Through reading this book, I learned that Theo’s support of his brother for these artistic endeavors was much more extensive and lengthy than I ever knew. And of all of the Impressionist artists that he studied with or worked with as he developed his own unique style, many were either names I recognized or their paintings were familiar ones I had seen in the museum. But above all, as I gazed at the long-familiar Van Gogh paintings, it was with all of the new background knowledge that I had gained that allowed me to make direct connections between the art and his life allowing me to see the painting in a whole new light.

Sadly much of his work was under appreciated in his lifetime with the first sale of his art not occurring until the year he died. And only after his death, did his work come into the prominence that we recognize it for today. Thanks to this book, I had a whole new appreciation for that.


A book I heard about on one of my podcasts was A Short Bright Flash: Augustin Fresnel and the Birth of the Modern Lighthouse by Theresa Levitt. And it was a very nice surprise to receive it as a Christmas gift from my oldest son and daughter-in-law since it was a book about building things, a type I thoroughly enjoy. Never having lived along a coast, I wasn’t very familiar with lighthouses and in fact I’ve only been up in one lighthouse, Point Reyes just north of San Francisco when we vacationed there one year.


I’ve always known the purpose of a lighthouse, to warn sailors against shallows and other hazards along a coastline, but nothing about how they came to be. I was actually surprised to learn that some of them in Europe dated all the way back to the 1500s. But it was the invention of the modern lens by Augustin Fresnel, a person I had never heard of, that vastly improved their functionality.


When we visited Point Reyes, I remember being intrigued by the shape of the lighthouse lens and wondering why it looked like louvered glass. Little did I know at the time that I was looking at a Fresnel lens. Turns out, Fresnel was actually quite an accomplished scientist and it was his precise use of prisms that refracted and focused the light to make a much brighter beam; thus the explanation for the louvered look.

Up until his death and then continued by his brother, Fresnel worked diligently to upgrade the lights in all of the lighthouses along the French coast with Fresnel lenses. The challenge at the time was that glass molding and polishing was required to form the prisms into precision optical devices. These demands exceeded the technical capabilities of glass companies at the time and so many lens parts were unacceptable and had to be remade.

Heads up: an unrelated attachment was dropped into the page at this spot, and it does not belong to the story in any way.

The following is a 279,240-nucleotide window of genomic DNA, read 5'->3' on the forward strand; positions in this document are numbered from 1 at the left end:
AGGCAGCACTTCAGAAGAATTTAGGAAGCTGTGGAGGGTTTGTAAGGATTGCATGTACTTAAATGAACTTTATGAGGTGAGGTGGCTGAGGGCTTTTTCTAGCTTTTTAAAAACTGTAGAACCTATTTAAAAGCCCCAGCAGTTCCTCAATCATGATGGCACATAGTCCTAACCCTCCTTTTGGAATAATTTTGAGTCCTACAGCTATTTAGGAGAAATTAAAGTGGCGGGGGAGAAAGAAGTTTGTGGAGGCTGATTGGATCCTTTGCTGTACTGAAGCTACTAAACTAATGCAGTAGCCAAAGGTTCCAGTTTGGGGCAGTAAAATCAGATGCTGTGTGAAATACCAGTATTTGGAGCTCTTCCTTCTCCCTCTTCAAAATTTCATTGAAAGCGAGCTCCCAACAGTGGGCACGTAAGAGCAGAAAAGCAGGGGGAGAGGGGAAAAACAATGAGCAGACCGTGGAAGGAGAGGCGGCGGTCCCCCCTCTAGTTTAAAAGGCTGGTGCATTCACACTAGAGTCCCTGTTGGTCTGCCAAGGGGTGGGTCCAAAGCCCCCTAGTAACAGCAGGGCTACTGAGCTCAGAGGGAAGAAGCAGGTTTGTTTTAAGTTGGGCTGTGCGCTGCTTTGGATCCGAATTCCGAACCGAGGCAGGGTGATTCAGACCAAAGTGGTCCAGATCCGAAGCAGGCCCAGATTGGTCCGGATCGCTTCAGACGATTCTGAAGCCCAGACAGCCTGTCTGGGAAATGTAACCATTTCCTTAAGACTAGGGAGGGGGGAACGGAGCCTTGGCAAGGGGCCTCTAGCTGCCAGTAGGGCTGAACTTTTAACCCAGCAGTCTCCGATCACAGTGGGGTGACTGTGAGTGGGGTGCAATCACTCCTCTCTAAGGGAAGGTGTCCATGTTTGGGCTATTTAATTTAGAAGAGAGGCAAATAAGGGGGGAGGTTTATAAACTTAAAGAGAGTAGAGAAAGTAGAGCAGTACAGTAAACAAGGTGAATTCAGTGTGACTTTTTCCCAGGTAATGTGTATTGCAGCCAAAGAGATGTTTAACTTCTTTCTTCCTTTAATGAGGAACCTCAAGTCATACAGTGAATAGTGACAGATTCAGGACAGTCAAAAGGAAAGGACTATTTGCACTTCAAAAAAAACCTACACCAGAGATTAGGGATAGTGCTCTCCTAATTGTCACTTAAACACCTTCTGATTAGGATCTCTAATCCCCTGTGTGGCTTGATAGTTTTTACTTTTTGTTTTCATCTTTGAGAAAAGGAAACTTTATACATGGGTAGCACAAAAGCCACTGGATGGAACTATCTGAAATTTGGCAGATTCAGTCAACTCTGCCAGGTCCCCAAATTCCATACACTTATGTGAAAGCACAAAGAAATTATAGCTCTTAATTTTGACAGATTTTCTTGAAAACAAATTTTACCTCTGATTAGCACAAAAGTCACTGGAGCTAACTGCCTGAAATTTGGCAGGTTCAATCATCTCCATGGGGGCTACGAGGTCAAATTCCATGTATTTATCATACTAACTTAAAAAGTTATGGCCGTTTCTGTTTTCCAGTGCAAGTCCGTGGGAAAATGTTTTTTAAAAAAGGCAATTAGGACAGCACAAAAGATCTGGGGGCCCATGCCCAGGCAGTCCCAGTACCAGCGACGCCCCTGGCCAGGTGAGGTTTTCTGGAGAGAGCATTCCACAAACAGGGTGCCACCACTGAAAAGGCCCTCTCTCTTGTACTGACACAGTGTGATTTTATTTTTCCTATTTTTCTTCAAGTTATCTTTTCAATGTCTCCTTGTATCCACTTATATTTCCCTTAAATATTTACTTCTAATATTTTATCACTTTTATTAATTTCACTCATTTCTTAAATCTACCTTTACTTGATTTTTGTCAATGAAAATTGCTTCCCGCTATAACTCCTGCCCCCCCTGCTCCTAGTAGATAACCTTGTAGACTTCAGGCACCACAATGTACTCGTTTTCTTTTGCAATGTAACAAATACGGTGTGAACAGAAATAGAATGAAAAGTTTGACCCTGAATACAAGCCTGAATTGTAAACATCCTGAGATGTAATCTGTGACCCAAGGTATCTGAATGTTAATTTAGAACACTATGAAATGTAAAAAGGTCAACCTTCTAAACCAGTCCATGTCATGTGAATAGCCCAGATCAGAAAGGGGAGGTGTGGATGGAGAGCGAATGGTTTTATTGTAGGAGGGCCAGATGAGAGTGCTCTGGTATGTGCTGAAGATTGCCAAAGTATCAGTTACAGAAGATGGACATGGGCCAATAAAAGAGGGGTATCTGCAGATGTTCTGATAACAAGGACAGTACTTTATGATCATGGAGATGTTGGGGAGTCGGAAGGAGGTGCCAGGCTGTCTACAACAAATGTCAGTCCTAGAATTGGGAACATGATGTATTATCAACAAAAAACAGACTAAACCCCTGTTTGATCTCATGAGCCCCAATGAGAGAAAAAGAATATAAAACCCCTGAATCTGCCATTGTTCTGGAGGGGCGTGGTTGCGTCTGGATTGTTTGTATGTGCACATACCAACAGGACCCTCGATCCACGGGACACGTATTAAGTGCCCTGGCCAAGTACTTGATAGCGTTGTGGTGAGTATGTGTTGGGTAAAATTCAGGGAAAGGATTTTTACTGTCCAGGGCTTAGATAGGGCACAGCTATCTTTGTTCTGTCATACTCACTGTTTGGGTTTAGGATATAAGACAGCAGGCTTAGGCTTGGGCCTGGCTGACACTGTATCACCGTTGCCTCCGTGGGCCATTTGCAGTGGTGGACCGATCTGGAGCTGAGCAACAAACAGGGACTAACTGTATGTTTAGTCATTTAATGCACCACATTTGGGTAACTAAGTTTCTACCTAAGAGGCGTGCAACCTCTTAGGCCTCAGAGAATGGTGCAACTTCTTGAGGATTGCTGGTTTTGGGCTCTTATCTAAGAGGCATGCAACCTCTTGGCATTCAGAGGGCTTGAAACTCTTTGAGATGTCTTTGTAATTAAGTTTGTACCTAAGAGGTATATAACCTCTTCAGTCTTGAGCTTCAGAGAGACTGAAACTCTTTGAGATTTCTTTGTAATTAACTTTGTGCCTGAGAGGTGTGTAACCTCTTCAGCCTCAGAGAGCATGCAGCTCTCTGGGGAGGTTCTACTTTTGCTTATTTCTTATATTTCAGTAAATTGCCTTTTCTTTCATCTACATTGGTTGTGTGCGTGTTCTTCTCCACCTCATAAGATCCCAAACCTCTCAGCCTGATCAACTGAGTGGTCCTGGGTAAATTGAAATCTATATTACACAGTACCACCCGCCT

Interestingly, once the French coast was complete, not a single Fresnel lens existed in any of the American lighthouses. This had predominantly occurred due to a federal government policy of saving money, rather than providing effective lighthouses. Eventually, a lighthouse board made up of naval and technical staff overcame the ineffective previous staff and began to upgrade the lighthouses in the US.

This effectively was completed just as the Civil War broke out and then the improved lenses were removed and hidden to make it more difficult for Union ships to navigate southern waters in the dark. In fact the darkened lighthouse at Cape Hatteras actually cost the Union more ships through groundings than through military battles.

The importance of Fresnel lenses continued up through the Second World War and was only made obsolete by the development of radar and later GPS. But for almost 100 years, it was the Fresnel lens that made safe the waters along the coasts globally saving thousands of lives and ships. Through reading this book, I now knew the story behind this remarkable invention.


I have enjoyed reading every one of Richard Russo’s books so when I found out he had written a memoir, Elsewhere; I immediately added it to my book wish list. I knew many of his books were drawn from the area in which he grew up so I was interested to read the nonfictional backstory that led to his fictional novels. I was not disappointed and several times during my reading, the narrative of his life events at the time he was writing made me want to go back and reread his novels fresh with these new knowledge. In particular, I learned that the last book of his I read and thoroughly enjoyed, That Old Cape Magic, was actually written during the time that both his daughters were getting married within 12 months of each other on two different continents. Although a fictional story, it was surprising how true to life many of the events in the book were.

But for me, probably the most surprising new learning in this story was how large an influence his mother had been in his life. Up until the time of her death, rarely did a day go by that he was not somehow interacting or care giving for his mother. While reading his memoir, I also heard a podcast interview about his newest book, Everybody’s Fool, where in addition to the new book, he talked about his mother’s lifelong medical condition, one for which she was never diagnosed, but one that he only fully began to understand once one of his daughters was diagnosed.

Overall, it is a great read, a story that several times gave me pause to reflect on how my relationship with my parents had influenced my own life.

To be continued…

Best Books of 2016 – Chapter One

Happy New Year!! What better way to start off the year than talking about books!

For 2016, I set a goal for myself of reading at least 36 books, on average one every 10 days. I came up with this realistic goal based on my previous three years of keeping track of the books I read—30 in 2013, 27 in 2014, and then 34 in 2015. I actually met this goal by the end of the 3rd quarter and so by year-end, had exceeded this goal by reading a total of 45 books, 20 fiction and 25 nonfiction mainly due to two reasons.


First, I was off from work for 12 days in February recuperating from surgery and so had a lot of extra time to read while I lay around. Second, although certainly not intentionally, I read a number of short books as will be explained. So not only did I read more books in 2016 than I had in the three prior years, but more than a third of those I read were really good books so my book review this year is longer than usual.